One day they pause and ask, “what am I doing here?” It is likely that it will happen. It hit me badly as I transitioned from living with 7 amazing college friends whom I loved and spent every evening with (except the ones that I spent editing) to an apartment with one friend to an apartment with zero friends.
Thank God I was involved in some promising work or I might have quit and run back to my family in Greece.
Furthermore, the job will be less creative than you think. Most times there will be unspoken boundaries especially if you are working for a big company.
We confuse being creative (meaning come up with ideas) with finding creative solutions. Doing the latter is one hundred times more common and needed.
I was a theater actor through middle and high school and continued to do so more intensively during my gap year prior to college. I thought I wanted to be an actor and even though I am director now I am glad I spent all this time acting.
You know, I meet directors who have never acted? I can’t comprehend that. It’s like meeting car engineers who have never driven a car.
When I started making my first videos. I did everything from producing to editing to sound. You can’t be good at all, but it’s essential that you get exposed to as many elements as possible.
I think my biggest lesson was making two feature length films while in college.
This contradicts what I said before about the importance of quality over quantity and my movies suffered because of that, but college is the place to experiment.
My first movie, “Years of Youth,” was a test. Can I tell a story for 90 minutes and handle the pressure of the production? I did both and then the question became “Can I do it again and better?”
So, I decided that my thesis film should be a feature. Most people didn’t believe I could pull it off and that I should make a short, but I learned so much more the second time around.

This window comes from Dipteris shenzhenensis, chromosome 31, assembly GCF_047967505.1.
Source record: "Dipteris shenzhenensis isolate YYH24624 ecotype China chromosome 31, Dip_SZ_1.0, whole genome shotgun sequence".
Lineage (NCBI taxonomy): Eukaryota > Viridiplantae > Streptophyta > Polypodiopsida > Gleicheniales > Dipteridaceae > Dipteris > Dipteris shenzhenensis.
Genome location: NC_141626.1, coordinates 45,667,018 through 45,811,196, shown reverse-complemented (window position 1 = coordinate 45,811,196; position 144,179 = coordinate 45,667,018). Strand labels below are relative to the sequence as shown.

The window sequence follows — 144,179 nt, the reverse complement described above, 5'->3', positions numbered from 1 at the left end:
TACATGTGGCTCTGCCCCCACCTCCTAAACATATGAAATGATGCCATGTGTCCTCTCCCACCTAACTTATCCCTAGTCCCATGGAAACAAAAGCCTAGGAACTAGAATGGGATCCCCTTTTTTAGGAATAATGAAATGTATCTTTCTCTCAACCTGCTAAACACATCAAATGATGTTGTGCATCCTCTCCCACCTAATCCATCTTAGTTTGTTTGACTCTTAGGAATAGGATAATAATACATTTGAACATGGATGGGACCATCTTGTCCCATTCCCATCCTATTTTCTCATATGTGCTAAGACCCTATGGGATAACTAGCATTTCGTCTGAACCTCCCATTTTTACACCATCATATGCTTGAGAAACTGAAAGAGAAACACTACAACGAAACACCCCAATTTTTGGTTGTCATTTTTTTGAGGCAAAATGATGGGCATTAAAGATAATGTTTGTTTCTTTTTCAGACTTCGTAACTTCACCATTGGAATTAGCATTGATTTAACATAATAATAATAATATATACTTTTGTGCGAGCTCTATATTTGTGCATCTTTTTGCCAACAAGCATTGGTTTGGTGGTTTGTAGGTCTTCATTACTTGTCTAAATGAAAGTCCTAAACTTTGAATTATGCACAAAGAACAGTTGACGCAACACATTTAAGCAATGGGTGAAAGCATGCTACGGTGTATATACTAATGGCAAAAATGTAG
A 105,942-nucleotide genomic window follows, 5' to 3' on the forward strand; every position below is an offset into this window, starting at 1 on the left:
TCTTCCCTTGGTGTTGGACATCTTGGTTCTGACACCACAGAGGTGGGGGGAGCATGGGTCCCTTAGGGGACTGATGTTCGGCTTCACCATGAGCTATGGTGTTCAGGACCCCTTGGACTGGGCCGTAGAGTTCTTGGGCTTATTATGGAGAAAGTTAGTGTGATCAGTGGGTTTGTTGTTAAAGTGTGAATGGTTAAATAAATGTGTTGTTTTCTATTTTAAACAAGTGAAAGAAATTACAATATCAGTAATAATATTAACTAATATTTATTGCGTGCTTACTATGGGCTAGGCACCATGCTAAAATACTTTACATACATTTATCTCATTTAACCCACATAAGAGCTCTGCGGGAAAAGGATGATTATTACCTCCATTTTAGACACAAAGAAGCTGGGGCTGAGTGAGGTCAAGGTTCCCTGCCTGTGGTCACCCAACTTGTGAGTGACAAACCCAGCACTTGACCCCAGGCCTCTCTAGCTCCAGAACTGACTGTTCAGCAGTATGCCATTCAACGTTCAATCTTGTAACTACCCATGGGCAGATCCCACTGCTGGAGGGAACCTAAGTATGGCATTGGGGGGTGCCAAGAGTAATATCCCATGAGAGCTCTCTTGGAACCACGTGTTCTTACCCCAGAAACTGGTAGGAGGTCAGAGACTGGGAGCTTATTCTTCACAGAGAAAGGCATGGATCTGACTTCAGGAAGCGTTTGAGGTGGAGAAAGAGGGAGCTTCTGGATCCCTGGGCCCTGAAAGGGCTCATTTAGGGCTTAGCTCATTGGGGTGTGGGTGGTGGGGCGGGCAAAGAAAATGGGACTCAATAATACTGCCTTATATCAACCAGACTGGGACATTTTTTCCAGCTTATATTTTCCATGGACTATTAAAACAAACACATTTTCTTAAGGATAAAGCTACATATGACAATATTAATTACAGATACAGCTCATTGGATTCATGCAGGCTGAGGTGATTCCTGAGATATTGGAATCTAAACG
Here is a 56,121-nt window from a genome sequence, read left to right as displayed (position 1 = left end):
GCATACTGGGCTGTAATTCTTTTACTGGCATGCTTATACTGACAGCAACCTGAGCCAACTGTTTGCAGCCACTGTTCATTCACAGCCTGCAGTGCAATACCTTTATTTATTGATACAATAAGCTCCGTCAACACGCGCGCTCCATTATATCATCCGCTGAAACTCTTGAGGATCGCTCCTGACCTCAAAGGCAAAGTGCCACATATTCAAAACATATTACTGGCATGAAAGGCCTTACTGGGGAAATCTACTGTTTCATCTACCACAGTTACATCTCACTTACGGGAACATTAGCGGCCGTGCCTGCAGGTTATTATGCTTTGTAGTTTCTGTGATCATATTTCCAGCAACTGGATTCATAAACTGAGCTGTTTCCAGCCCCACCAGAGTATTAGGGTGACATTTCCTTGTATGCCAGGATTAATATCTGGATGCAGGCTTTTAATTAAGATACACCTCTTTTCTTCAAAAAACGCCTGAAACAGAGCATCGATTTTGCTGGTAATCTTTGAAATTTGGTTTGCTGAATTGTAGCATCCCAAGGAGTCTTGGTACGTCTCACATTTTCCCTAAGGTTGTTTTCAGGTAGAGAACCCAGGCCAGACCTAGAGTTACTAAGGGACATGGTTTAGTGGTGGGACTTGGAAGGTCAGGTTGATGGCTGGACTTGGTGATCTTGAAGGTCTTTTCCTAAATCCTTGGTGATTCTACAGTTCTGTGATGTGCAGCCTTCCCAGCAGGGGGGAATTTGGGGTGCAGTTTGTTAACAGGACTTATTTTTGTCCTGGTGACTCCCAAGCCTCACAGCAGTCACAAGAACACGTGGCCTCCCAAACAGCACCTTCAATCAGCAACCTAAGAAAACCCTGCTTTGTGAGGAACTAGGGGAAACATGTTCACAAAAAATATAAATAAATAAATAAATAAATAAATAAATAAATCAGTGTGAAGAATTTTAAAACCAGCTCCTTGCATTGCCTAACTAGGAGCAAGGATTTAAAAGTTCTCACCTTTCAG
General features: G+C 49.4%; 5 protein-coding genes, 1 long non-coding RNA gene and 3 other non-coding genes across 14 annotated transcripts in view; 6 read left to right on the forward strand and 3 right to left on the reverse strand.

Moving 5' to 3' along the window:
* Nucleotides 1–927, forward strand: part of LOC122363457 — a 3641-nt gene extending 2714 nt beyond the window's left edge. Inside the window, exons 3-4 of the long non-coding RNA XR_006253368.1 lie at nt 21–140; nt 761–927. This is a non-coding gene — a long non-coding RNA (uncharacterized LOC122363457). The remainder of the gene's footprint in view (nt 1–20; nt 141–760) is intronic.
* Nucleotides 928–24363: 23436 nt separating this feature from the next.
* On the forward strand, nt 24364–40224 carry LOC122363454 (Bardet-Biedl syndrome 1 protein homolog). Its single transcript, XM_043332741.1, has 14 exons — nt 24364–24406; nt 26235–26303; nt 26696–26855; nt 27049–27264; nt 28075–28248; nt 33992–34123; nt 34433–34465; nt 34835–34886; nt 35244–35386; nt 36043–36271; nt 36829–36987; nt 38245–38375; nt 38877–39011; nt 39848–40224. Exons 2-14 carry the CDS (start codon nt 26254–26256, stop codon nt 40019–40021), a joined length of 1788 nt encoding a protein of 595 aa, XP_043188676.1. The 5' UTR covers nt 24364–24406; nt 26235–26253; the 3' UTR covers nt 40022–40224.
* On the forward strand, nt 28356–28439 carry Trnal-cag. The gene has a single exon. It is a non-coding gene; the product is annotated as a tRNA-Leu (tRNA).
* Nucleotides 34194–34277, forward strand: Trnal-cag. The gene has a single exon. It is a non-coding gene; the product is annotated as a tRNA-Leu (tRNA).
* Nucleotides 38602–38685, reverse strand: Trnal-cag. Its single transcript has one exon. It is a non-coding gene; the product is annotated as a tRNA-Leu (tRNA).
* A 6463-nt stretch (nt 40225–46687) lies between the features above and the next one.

You see, most students put a team together and shoot over an extended weekend or a week. From the moment they start until the moment they finish it’s all like - go, go, go.
They have no time to reflect progress, evaluate their weaknesses, and try again. I broke down my production over several weekends and over two semesters, which gave me ample time to do all that.
Every weekend was smoother and smoother. It felt like I’ve made multiple short movies.
I firmly believe that the more you practice, the better you become.
I have a few quotes from some of my mentors in life and they all deserve credit. Some are self-explanitory and others need a bit of background info.
"Studying comes first, then work and then everything else." - My Father - Every weekend I didn’t want to go help him with his job.
"You have rights but you also have obligations." - My Mother - Let’s just say I wasn’t an easygoing kid and leave it there.
"If you don’t love the work you do, you better not do it at all." - My Grandparents
"I don’t understand why you complain about the volume of work, aren’t you here by choice?" - Eleni Goni (Literature High School Teacher) - On being responsible with homework during my two years in private school as part of the International Baccalaureate Program.
"If you can’t commit to being part of my team, then I don’t want you in it." - Dimitris Sakatzis (Theater Instructor) - on making a commitment to be a valuable member of a team.
"Be as specific as possible." - Chris Perry (Professor and Adviser at Hampshire College) - on communicating my ideas to my team. A lot of people think they are specific when in reality they only give you 20% of the things you need to know in order to solve a problem. Communicating 100% takes too much time, so you have to find a balance.